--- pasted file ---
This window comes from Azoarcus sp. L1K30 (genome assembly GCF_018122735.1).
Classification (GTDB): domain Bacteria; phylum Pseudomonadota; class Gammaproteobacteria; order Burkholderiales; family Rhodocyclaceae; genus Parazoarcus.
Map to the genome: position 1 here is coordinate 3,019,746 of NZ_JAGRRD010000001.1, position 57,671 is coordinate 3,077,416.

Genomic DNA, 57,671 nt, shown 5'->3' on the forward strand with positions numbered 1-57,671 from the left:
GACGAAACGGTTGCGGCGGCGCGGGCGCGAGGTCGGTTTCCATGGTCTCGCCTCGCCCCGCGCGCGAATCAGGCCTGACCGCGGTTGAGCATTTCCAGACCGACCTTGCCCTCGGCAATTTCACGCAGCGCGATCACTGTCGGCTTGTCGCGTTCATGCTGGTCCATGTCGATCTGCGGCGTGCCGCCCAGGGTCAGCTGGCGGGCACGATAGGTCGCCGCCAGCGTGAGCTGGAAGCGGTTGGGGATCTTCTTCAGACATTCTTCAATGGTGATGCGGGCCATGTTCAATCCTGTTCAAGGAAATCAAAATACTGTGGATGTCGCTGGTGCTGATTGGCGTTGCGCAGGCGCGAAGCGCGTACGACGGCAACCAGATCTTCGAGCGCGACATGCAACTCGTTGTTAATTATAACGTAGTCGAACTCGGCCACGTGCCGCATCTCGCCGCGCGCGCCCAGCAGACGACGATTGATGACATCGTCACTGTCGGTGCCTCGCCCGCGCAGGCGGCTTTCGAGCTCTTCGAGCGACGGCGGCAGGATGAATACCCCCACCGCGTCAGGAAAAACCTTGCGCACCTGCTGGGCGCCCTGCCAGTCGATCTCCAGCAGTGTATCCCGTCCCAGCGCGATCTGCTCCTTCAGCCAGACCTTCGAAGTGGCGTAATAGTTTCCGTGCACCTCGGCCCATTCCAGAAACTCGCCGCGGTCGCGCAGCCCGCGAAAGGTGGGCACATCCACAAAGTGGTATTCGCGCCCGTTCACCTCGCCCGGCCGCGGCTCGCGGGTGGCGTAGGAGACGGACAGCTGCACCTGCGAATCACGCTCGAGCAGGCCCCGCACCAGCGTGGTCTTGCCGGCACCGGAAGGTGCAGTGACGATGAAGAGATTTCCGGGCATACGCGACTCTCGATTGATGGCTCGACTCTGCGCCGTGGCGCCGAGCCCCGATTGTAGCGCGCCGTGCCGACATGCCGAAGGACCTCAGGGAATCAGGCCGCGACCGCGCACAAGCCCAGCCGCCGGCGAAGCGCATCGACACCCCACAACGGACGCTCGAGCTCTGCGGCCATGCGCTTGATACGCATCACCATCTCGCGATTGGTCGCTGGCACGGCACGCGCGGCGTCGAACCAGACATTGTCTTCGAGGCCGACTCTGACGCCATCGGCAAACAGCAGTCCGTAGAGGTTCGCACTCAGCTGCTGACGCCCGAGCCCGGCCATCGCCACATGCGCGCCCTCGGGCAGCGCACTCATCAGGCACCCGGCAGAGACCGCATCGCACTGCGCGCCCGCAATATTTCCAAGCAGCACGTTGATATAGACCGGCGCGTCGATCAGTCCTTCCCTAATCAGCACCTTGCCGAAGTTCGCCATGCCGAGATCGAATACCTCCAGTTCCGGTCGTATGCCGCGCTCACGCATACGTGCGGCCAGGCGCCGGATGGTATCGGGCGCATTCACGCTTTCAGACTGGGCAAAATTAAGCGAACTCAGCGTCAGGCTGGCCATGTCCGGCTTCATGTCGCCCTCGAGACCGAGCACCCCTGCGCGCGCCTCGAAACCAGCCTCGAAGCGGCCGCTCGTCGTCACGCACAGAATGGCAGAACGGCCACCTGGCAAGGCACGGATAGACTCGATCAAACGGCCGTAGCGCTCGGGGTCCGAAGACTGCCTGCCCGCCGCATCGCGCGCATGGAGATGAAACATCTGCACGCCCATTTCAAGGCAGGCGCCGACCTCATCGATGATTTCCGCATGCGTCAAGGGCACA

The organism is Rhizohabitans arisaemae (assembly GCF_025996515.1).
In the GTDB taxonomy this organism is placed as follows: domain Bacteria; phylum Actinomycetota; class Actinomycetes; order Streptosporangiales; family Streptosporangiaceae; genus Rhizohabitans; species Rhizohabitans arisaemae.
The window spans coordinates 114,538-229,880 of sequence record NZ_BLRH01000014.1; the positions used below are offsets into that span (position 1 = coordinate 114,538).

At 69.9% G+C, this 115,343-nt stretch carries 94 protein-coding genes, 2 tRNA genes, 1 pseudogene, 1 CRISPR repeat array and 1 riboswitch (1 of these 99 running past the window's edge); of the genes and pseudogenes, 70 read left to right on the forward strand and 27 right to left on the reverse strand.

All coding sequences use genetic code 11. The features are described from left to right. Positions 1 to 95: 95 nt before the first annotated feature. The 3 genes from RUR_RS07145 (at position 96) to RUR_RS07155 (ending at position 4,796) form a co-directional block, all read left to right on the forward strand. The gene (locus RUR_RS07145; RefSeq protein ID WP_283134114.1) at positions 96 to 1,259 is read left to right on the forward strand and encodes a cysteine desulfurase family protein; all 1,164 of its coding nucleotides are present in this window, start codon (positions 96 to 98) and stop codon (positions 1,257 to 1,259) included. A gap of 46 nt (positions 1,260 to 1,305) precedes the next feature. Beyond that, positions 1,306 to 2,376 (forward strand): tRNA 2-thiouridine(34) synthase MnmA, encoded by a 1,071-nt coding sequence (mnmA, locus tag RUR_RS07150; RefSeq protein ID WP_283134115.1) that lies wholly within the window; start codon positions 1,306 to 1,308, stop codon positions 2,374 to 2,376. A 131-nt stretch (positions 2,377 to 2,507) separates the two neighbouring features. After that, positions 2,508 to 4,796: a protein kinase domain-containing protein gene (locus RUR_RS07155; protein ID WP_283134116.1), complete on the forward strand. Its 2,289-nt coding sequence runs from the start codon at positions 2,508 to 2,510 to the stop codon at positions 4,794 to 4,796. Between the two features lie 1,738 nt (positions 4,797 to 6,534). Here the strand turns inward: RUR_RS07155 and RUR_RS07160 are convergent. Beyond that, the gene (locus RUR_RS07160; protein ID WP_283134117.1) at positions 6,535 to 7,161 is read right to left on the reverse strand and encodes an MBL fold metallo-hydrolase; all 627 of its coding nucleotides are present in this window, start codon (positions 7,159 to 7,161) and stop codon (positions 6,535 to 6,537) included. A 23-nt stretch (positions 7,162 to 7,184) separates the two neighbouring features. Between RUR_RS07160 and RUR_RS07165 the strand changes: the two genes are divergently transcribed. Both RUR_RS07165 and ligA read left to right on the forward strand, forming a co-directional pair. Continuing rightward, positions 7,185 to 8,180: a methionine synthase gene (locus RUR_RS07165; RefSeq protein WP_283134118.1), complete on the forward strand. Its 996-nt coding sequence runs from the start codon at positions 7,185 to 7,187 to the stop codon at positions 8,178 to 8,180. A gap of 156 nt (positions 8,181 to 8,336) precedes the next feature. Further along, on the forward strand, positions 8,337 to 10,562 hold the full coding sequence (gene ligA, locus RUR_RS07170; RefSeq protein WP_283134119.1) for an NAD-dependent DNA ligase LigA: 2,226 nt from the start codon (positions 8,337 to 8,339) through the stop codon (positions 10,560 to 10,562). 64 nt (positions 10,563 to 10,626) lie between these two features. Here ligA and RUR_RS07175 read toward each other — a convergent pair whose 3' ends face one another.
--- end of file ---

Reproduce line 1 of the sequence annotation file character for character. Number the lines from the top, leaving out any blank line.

This window comes from Azoarcus sp. L1K30 (genome assembly GCF_018122735.1).